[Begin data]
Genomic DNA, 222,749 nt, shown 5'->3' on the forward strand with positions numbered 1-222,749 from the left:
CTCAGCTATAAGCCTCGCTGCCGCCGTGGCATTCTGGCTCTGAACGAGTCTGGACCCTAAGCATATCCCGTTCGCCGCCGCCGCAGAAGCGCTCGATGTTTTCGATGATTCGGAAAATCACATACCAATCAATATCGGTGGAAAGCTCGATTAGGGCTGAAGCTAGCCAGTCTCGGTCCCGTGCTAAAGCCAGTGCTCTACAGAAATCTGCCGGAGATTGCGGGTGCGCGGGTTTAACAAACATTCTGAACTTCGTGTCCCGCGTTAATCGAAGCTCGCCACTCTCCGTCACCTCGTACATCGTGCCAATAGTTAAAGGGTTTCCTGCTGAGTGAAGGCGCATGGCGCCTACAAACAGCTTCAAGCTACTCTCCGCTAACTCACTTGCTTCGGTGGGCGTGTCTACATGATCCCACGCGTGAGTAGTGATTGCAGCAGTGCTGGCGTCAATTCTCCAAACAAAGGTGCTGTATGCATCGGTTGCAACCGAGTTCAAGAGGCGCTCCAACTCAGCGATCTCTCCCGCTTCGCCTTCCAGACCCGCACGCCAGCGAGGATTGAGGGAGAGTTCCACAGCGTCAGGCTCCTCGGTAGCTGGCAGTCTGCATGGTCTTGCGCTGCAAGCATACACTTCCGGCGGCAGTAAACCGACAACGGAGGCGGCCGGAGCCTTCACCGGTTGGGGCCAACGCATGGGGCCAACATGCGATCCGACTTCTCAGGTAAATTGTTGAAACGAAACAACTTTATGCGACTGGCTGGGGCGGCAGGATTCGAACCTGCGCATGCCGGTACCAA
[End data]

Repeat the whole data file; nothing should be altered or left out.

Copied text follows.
Genomic DNA, 222,749 nt, shown 5'->3' on the forward strand with positions numbered 1-222,749 from the left:
CTCAGCTATAAGCCTCGCTGCCGCCGTGGCATTCTGGCTCTGAACGAGTCTGGACCCTAAGCATATCCCGTTCGCCGCCGCCGCAGAAGCGCTCGATGTTTTCGATGATTCGGAAAATCACATACCAATCAATATCGGTGGAAAGCTCGATTAGGGCTGAAGCTAGCCAGTCTCGGTCCCGTGCTAAAGCCAGTGCTCTACAGAAATCTGCCGGAGATTGCGGGTGCGCGGGTTTAACAAACATTCTGAACTTCGTGTCCCGCGTTAATCGAAGCTCGCCACTCTCCGTCACCTCGTACATCGTGCCAATAGTTAAAGGGTTTCCTGCTGAGTGAAGGCGCATGGCGCCTACAAACAGCTTCAAGCTACTCTCCGCTAACTCACTTGCTTCGGTGGGCGTGTCTACATGATCCCACGCGTGAGTAGTGATTGCAGCAGTGCTGGCGTCAATTCTCCAAACAAAGGTGCTGTATGCATCGGTTGCAACCGAGTTCAAGAGGCGCTCCAACTCAGCGATCTCTCCCGCTTCGCCTTCCAGACCCGCACGCCAGCGAGGATTGAGGGAGAGTTCCACAGCGTCAGGCTCCTCGGTAGCTGGCAGTCTGCATGGTCTTGCGCTGCAAGCATACACTTCCGGCGGCAGTAAACCGACAACGGAGGCGGCCGGAGCCTTCACCGGTTGGGGCCAACGCATGGGGCCAACATGCGATCCGACTTCTCAGGTAAATTGTTGAAACGAAACAACTTTATGCGACTGGCTGGGGCGGCAGGATTCGAACCTGCGCATGCCGGTACCAA